Sources: Press Release by the National Association of the Deaf (NAD), published October 9, 2010, “Netflix and the National Association of the Deaf Reach Historic Agreement. . .”
Additional Detail: In 2021 and 2022, the DOJ entered into five agreements allowing people with disabilities to access COVID-19 vaccination websites, including pharmacies (CVS and Rite Aid) and grocery chains with pharmacies (Kroger, Meijer, and HyVee). Because of these agreements, the pharmacies updated their websites so they’re easier for people with disabilities to use and to schedule COVID vaccination appointments. The agreement is managed by the Civil Rights Division.
Source: U.S. Department of Justice, Office of Public Affairs – Press Release Nov. 1, 2021, entitled “Justice Department Secures Agreement with Rite Aid Corporation. . .”
Additional Detail: The US Justice Department secured an agreement with CVS Pharmacy requiring it to make web content about the COVID-19 vaccine, including the forms for scheduling an appointment to get the vaccine, conform to the Web Content Accessibility Guidelines (WCAG), Version 2.1, Level AA. CVS must regularly test the pages of its website that include vaccine scheduling and information about the COVID-19 vaccine and quickly fix problems affecting people with disabilities.
Source: U.S. Department of Justice, Office of Public Affairs – Press Release April 11, 2022, entitled “Justice Department Secures Agreement with CVS Pharmacy Inc . . . ”
Additional Detail: This case represents the first instance where the Department of Justice (DOJ) intervened in an ADA case ending in a 5-year Consent Decree for H&R Block’s website, and mobile apps must be ADA-compliant. H&R Block to adopt a web accessibility policy; initiate training on accessible design for web content personnel; evaluate employee and contractor performance based on ADA; conduct regular testing; and hire an outside consultant to prepare annual independent evaluations of online accessibility.
Source: U.S. Department of Justice, Office of Public Affairs – Press Release March 6, 2014, entitled “Justice Department Enters Consent Decree with National Tax Preparer H&R Block . . .”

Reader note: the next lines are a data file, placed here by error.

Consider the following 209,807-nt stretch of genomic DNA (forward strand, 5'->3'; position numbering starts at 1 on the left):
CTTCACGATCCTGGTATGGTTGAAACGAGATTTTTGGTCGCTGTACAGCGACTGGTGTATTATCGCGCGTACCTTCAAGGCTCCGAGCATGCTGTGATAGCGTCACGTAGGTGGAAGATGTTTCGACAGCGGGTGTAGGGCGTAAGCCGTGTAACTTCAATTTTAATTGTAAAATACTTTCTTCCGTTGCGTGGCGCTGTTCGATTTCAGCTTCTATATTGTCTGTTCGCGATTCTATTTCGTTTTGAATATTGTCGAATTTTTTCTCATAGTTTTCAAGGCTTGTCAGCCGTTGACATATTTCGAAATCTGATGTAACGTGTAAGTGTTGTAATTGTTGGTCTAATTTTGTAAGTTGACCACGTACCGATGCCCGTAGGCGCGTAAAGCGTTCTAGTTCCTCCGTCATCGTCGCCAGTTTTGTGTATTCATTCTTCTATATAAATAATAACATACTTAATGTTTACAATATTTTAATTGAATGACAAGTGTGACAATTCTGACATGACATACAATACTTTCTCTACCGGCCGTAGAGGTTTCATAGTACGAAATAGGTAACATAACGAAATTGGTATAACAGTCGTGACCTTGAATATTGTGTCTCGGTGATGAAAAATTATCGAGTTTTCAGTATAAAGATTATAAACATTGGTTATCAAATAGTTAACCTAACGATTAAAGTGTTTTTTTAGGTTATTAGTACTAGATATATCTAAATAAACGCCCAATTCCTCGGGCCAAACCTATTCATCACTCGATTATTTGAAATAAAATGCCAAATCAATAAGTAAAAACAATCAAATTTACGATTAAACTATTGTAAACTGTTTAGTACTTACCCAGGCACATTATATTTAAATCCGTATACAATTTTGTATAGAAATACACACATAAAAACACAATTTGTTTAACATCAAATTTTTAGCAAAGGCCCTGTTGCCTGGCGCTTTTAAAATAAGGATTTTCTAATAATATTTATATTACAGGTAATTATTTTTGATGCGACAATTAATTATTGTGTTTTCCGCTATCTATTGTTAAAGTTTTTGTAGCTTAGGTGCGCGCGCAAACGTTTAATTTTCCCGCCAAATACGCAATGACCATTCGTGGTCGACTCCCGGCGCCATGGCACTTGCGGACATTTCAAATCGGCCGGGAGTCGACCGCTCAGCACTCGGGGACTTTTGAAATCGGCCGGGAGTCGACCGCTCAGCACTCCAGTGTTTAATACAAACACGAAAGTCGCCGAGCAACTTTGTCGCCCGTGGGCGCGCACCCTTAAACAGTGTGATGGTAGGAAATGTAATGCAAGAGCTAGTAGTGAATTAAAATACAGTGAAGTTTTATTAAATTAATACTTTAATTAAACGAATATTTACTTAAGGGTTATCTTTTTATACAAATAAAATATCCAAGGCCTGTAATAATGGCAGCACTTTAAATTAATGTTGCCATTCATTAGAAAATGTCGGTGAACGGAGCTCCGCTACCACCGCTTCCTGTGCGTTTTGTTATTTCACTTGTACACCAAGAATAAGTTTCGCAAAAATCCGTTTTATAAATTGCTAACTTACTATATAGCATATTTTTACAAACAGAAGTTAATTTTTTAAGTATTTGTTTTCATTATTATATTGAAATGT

Additional Detail: Plaintiff argues that Amazon’s inaccessible website prevents him from accessing not only Amazon’s website but Whole Foods stores (acquired by Amazon). Plaintiff cannot research the store’s products and opening hours on the company’s website and cannot access Amazon’s services, such as the ability to return Amazon products to his local Whole Foods location and other retailers contracted with Amazon. The case was settled.
Sources: PACER US Court Filing System: Cedric Bishop v. Amazon.com Inc., Case No. 1:18-cv-00973, in the U.S. District Court for the Southern District of New York | Top Class Actions article by Emily Sortor published February 7, 2018.
ADA litigation typically ends in a settlement, which does not usually include significant monetary damages to the plaintiff. The Corporation must pay the Plaintiff’s legal costs in approximately half the cases. However, in all cases, the corporation must remediate its digital properties to conform to current WCAG standards and adhere to a court-ordered monitoring system for several years. The corporation must bear the costs.
Since 2015, the US Department of Justice has been intervening on behalf of Plaintiffs to force a settlement or consent decree.
To avoid protracted and costly litigation and reputational harm to your corporate brand, get ahead of the curve and make your site ADA-compliant. Otherwise, you may be ordered to do so anyway, as a condition of settlement, by court order, or under a Consent Decree.
Accessible websites get more visitors, higher user engagement, repeat visitors, and more followers — the result: higher revenue for eCommerce retailers and brand loyalty.
4. Source: Study: Is Web Accessibility Key to Driving Organic Traffic? by SEMRUSH, AccessibilityChecker.org, and BuiltWith, published January 25, 2023.
5. Source: WebAIM.org The WebAIM Million 2023 Report on the accessibility of the top 1,000,000 home pages.
6. Source: MDPI: Special Issue “Social Participation and Human Rights” published July 1, 2018 (ISSN 2075-4698).
7. Source: US Department of Commerce (November 16, 2022).
Manually fixing accessibility issues is expensive and time-consuming. By combining human expertise with technological solutions, enterprises can deliver accessible digital content at scale.
Automation allows for real-time monitoring and fixing the most common accessibility errors as they happen, significantly improving the experience for people with a wide range of disabilities. Experts can then focus on the remaining complex issues that require human judgment and intervention.
Even websites with accessibility embedded in the development process are likely to have accessibility errors. Typically, developers work in two-week “sprint cycles” and work hard to deliver code on time. Unfortunately, accessibility tools will not detect all accessibility flaws, and developers will not have time to make changes before the code is released. Even as accessibility issues are eventually fixed, more are introduced over time, resulting in a never-ending inaccessible website.
Legacy (non-accessible) websites present a systemic problem that requires a technology solution to fix existing errors at scale and provide ongoing monitoring and remediation to ensure continuous accessibility.